Healthy diet may prevent dementia in later years
Looks like your mother knew what she was talking about when she told you to eat your vegetables. According to a recent study published at the University of Eastern Finland, developing a habit of eating fruits and vegetables can pay dividends in later years. The results of the study showed that those who ate the healthiest diet at an average age of 50 years had an almost 90 percent lower risk in a 14-year follow up study than those whose diet was less healthy. The study was the first in the world to investigate the relationship between a healthy diet in midlife and the risk of developing dementia later on.
The researchers assessed the link between diet and dementia using a healthy diet index based on the consumption of a variety of foods. The “healthy” diet included vegetables, berries, fruits, fish, and unsaturated fats from milk products. The “unhealthy” diet included sausages, eggs, sweets, sugary drinks, salty fish and saturated fats from milk products and spreads.
Links between diet and dementia have been studied in the past. However, previous studies have focused mainly on the impact of single dietary components on the development of dementia. “But nobody’s diet is based on one single food, and there may be interactions between nutrients, so it makes more sense to look at the entire dietary pattern,” says Ms Marjo Eskelinen, MSc, who presented the results of the recent study in her doctoral thesis in the field of neurology.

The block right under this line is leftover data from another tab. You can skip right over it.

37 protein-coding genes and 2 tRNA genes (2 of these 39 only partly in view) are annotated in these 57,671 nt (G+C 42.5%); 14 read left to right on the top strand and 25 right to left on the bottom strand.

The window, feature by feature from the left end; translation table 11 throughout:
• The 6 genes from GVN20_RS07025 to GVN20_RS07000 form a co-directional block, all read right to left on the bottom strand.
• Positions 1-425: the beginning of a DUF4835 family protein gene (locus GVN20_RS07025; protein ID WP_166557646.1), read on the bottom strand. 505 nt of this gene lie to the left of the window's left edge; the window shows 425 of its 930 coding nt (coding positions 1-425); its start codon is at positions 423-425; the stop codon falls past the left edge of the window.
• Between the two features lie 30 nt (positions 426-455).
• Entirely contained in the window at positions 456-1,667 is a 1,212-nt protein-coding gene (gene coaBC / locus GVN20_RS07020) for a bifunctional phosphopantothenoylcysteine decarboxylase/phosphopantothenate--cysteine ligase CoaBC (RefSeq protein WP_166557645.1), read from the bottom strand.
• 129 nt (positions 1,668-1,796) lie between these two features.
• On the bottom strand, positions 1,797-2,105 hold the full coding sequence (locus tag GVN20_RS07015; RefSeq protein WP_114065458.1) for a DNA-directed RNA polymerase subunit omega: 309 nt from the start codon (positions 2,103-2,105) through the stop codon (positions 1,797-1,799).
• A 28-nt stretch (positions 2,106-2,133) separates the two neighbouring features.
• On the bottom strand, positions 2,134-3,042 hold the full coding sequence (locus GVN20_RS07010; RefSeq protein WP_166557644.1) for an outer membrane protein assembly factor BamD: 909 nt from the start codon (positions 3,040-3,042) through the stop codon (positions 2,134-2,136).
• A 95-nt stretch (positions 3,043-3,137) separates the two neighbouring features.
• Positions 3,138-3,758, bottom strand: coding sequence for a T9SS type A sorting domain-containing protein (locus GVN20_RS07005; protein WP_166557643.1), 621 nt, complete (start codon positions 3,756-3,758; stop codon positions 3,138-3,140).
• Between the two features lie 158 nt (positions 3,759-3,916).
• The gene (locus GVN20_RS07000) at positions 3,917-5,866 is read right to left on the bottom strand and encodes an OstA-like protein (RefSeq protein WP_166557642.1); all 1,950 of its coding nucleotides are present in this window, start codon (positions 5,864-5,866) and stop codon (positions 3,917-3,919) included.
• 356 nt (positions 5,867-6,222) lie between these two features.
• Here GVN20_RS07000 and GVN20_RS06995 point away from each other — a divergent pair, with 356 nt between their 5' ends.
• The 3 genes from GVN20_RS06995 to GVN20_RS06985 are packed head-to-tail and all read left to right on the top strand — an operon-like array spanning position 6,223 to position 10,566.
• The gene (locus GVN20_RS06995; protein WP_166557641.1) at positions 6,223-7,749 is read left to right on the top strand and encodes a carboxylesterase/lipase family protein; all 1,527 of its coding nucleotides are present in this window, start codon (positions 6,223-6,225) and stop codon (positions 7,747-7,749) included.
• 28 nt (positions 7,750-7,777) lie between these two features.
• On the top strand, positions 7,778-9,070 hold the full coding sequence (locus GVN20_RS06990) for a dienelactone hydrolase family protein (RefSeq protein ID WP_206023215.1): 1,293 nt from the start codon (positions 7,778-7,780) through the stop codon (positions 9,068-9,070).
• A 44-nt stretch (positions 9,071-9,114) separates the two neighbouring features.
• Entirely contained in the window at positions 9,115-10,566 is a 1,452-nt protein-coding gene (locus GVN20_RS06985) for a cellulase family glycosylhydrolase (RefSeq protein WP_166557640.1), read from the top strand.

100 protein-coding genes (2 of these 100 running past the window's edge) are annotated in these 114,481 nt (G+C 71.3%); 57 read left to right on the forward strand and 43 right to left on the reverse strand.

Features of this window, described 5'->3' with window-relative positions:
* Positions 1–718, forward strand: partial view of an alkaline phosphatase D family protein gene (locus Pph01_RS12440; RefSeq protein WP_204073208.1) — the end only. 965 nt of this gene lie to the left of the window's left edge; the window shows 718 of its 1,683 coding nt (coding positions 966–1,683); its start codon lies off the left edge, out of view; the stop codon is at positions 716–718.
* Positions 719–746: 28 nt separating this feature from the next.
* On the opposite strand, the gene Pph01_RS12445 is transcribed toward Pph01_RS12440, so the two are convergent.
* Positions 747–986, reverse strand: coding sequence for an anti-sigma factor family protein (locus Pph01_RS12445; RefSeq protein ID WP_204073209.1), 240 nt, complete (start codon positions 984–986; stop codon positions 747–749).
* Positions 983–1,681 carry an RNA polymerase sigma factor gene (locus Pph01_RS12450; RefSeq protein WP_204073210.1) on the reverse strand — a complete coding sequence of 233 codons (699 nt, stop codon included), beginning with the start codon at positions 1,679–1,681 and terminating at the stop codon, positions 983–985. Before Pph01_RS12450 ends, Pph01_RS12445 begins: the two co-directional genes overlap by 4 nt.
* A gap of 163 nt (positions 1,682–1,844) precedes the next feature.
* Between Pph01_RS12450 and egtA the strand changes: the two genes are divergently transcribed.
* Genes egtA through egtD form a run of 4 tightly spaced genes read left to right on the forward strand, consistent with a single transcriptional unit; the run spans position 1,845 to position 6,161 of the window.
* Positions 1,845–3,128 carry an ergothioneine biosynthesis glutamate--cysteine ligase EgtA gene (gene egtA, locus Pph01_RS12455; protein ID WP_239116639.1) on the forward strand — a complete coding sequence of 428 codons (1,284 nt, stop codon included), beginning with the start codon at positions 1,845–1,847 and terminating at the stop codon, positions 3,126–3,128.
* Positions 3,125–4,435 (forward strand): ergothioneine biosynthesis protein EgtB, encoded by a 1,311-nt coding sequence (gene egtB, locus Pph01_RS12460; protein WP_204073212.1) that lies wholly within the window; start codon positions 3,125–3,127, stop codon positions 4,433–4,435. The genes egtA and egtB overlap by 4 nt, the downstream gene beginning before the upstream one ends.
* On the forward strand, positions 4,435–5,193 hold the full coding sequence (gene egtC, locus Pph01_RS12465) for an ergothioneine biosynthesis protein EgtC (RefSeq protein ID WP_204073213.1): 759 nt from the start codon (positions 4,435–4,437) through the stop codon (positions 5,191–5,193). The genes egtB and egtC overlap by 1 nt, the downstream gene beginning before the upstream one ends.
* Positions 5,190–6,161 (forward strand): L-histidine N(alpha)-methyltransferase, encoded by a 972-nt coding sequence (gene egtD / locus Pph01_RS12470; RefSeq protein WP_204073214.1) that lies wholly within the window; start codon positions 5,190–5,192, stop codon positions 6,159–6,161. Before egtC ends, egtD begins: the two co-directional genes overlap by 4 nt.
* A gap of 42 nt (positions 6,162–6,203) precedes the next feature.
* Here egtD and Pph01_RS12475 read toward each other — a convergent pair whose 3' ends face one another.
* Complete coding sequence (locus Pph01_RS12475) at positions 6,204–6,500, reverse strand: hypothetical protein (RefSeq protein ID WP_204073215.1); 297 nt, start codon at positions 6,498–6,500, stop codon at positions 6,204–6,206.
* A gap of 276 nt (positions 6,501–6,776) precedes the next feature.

In addition to the link between diet and dementia, the study also looked at the impact of higher intake of saturated fats on cognitive functions and increased risk of dementia. A high intake of saturated fats was linked to poorer cognitive and memory functions and to an increased risk of mild cognitive impairment in a 21-year follow-up. Higher saturated fat intake was also associated with an increased risk of dementia among those with a genetic risk factor of Alzheimer’s disease, the epsilon 4 variant of the apolipoprotein E (ApoE) gene.
“Even those who are genetically susceptible can at least delay the onset of the disease by favoring vegetable oils, oil-based spreads and fatty fish in their diet,” Ms Eskelinen says.